Sykes' piece starts out about the Supreme Court's recent decision to uphold Congress' attempt to safeguard the privacy of drivers' license records with the 1994 Drivers Privacy Protection Act. You have the right to refuse permission to the state to see your personal information. If you grant permission (practically, if you do not refuse it), your state will be happy to sell the information on your driver's license to anyone who asks for it by referencing your vehicle's license plate number.

His point is that this is a small consolation, given the current traffic in personal information. Scott McNealy tells us to "get over" our loss of privacy, but polls find it our greatest concern about the new century. In describing the mechanics of our loss, he notes that "the Internet hypercharges the process."

The solution he proposes is similar to what Mossberg suggested I do: "patronize those businesses that respect (your privacy) and spurn those that don't." Earlier in the article, though he tells us that 86 of the top 100 e-commerce sites use cookies (not in and of itself an attack, of course), and that the Electronic Privacy Information Center found most e-commerce sites' privacy policies to be "confusing, incomplete and inconsistent."

Sykes is a research fellow at the Hoover Institution, and the author of The End of Privacy.

The USA Today piece was directly on point. They just learned that Double Click "has begun tracking Web users' online movements, not just by anonymous identifying numbers but also by their actual names, addresses and real-world purchasing habits." As Greenspun described years ago, they can do this even if you haven't bought anything, or registered with the particular site they've infected.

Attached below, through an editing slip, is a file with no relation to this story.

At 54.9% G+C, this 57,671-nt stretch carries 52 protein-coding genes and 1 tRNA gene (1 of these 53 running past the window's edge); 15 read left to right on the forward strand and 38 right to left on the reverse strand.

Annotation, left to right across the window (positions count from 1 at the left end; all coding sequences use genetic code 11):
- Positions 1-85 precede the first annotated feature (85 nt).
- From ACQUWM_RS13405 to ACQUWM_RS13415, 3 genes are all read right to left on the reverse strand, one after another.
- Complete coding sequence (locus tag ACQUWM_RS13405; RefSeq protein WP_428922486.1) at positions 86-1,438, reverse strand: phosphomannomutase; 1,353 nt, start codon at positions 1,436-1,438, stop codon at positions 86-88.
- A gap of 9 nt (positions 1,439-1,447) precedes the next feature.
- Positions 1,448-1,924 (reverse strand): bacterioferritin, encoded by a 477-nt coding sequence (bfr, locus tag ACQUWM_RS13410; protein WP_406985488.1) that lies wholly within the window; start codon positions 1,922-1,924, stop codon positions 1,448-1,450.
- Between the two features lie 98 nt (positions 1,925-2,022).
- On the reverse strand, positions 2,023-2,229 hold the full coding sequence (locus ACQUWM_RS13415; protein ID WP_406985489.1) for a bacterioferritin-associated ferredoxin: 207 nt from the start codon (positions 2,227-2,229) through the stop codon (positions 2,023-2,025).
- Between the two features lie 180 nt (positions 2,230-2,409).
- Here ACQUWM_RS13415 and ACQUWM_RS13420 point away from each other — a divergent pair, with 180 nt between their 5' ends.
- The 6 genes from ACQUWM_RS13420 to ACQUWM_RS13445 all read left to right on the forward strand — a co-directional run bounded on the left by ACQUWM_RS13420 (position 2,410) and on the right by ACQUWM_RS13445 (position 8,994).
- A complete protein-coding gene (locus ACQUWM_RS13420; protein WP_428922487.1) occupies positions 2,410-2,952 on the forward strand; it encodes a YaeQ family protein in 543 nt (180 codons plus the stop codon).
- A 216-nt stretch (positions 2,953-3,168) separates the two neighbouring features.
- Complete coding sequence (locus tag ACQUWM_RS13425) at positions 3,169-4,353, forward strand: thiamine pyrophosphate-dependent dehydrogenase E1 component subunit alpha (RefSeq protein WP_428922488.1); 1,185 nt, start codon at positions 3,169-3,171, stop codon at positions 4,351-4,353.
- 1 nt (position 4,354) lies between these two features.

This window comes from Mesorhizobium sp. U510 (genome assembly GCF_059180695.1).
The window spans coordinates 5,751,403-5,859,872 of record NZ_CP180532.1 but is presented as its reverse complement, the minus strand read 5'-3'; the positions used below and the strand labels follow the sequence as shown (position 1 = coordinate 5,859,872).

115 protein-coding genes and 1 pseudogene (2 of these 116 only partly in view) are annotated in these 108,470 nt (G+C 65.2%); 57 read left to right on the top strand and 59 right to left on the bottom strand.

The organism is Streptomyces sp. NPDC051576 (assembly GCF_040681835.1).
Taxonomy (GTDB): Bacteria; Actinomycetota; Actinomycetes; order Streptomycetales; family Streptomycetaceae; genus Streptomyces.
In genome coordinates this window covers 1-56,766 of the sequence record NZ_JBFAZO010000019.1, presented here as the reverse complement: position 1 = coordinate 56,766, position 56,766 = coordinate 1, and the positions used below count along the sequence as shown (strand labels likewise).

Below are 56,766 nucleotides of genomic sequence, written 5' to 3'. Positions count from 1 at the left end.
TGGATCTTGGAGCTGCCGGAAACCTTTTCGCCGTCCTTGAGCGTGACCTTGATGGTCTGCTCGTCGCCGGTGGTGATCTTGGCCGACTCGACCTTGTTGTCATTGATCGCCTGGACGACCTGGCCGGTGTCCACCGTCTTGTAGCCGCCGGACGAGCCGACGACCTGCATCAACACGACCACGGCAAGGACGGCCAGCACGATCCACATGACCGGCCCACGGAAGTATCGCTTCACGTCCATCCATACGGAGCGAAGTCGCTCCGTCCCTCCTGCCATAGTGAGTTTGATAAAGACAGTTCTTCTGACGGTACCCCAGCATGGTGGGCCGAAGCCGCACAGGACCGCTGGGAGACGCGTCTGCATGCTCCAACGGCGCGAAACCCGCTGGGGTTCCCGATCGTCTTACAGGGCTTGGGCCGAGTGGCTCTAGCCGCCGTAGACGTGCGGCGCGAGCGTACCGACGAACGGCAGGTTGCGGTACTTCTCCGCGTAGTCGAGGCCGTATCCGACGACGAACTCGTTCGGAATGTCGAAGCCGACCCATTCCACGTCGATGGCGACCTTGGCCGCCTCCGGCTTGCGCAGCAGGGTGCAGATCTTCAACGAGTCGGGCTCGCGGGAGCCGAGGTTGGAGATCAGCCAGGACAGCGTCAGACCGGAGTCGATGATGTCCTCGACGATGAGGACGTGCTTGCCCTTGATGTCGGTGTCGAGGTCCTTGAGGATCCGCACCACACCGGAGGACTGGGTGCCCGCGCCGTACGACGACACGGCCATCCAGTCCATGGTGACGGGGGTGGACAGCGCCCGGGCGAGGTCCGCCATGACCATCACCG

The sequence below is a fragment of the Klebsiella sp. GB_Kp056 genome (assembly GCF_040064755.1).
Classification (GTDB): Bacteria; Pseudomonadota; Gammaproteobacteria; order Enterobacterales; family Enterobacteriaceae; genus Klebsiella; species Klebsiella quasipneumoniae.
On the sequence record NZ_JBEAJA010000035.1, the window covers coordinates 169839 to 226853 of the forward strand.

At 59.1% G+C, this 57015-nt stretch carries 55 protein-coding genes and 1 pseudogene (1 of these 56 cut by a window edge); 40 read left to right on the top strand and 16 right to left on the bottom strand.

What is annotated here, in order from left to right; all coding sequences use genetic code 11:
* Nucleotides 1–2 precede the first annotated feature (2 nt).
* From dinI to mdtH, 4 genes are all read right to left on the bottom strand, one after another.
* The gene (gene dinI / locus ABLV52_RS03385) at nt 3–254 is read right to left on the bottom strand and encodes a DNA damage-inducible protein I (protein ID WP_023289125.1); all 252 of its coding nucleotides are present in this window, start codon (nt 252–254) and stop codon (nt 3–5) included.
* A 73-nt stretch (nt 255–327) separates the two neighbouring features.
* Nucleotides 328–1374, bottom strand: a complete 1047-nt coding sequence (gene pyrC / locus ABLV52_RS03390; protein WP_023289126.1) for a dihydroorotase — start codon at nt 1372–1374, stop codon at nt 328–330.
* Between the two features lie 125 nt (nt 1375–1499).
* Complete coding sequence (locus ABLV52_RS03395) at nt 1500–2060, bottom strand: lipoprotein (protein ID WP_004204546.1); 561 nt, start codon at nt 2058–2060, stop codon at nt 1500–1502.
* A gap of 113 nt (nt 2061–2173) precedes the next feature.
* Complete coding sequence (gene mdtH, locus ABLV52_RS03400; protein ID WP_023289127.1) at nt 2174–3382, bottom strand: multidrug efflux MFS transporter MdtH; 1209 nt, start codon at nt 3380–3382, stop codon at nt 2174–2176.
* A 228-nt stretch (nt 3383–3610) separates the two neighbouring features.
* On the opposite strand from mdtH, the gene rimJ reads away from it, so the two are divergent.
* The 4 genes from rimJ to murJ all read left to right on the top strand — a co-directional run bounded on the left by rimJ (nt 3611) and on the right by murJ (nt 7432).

If you've ever registered for something on the web, it's likely that information will eventually be linked into Double Click's database.

They say Double Click now has 11,500 website clients, and a hundred million user files, and is combining this database with the one they got when they bought Abacus Direct in June 1999.

On Feb. 18, the San Jose Mercury News reported off AP and Reuters that Michigan's Attorney General's office had begun legal proceedings against the company, and that it faces "five other similar lawsuits as well as government inquiries in Washington and New York" (where the company is based). In his eJournal column Dan Gillmor says it's about time that "the FTC and several state governments are finally taking a close look at DoubleClick, the company that sells Net surveillance -- or targeted advertising, depending on your point of view."

He predicts that they'll find nothing illegal, and I expect he's right. He goes on to say "the law will eventually catch up with these outrageous invasions of privacy." I think he's wrong there. It's going to be up to us to protect our own privacy.